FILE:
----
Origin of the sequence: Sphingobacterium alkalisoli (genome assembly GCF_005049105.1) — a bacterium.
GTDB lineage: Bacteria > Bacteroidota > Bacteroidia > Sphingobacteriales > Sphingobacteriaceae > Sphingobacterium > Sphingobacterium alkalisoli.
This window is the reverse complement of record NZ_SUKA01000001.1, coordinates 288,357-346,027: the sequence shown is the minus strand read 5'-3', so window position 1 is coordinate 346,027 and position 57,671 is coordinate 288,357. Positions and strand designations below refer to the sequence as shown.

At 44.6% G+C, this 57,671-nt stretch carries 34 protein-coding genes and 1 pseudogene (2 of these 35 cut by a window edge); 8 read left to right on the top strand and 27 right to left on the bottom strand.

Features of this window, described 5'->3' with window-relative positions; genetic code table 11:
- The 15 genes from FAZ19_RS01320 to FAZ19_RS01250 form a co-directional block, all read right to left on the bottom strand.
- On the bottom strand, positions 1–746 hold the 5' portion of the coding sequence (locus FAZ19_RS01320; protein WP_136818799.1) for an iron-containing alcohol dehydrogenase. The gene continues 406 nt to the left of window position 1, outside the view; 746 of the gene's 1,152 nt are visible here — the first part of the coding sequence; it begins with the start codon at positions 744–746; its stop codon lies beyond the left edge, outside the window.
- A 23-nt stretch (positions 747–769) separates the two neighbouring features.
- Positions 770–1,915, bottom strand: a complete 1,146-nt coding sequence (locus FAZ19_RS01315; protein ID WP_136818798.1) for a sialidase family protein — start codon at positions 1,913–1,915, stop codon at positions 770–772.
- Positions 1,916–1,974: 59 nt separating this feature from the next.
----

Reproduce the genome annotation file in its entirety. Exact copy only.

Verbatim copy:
Origin of the sequence: Sphingobacterium alkalisoli (genome assembly GCF_005049105.1) — a bacterium.
GTDB lineage: Bacteria > Bacteroidota > Bacteroidia > Sphingobacteriales > Sphingobacteriaceae > Sphingobacterium > Sphingobacterium alkalisoli.
This window is the reverse complement of record NZ_SUKA01000001.1, coordinates 288,357-346,027: the sequence shown is the minus strand read 5'-3', so window position 1 is coordinate 346,027 and position 57,671 is coordinate 288,357. Positions and strand designations below refer to the sequence as shown.

At 44.6% G+C, this 57,671-nt stretch carries 34 protein-coding genes and 1 pseudogene (2 of these 35 cut by a window edge); 8 read left to right on the top strand and 27 right to left on the bottom strand.

Features of this window, described 5'->3' with window-relative positions; genetic code table 11:
- The 15 genes from FAZ19_RS01320 to FAZ19_RS01250 form a co-directional block, all read right to left on the bottom strand.
- On the bottom strand, positions 1–746 hold the 5' portion of the coding sequence (locus FAZ19_RS01320; protein WP_136818799.1) for an iron-containing alcohol dehydrogenase. The gene continues 406 nt to the left of window position 1, outside the view; 746 of the gene's 1,152 nt are visible here — the first part of the coding sequence; it begins with the start codon at positions 744–746; its stop codon lies beyond the left edge, outside the window.
- A 23-nt stretch (positions 747–769) separates the two neighbouring features.
- Positions 770–1,915, bottom strand: a complete 1,146-nt coding sequence (locus FAZ19_RS01315; protein ID WP_136818798.1) for a sialidase family protein — start codon at positions 1,913–1,915, stop codon at positions 770–772.
- Positions 1,916–1,974: 59 nt separating this feature from the next.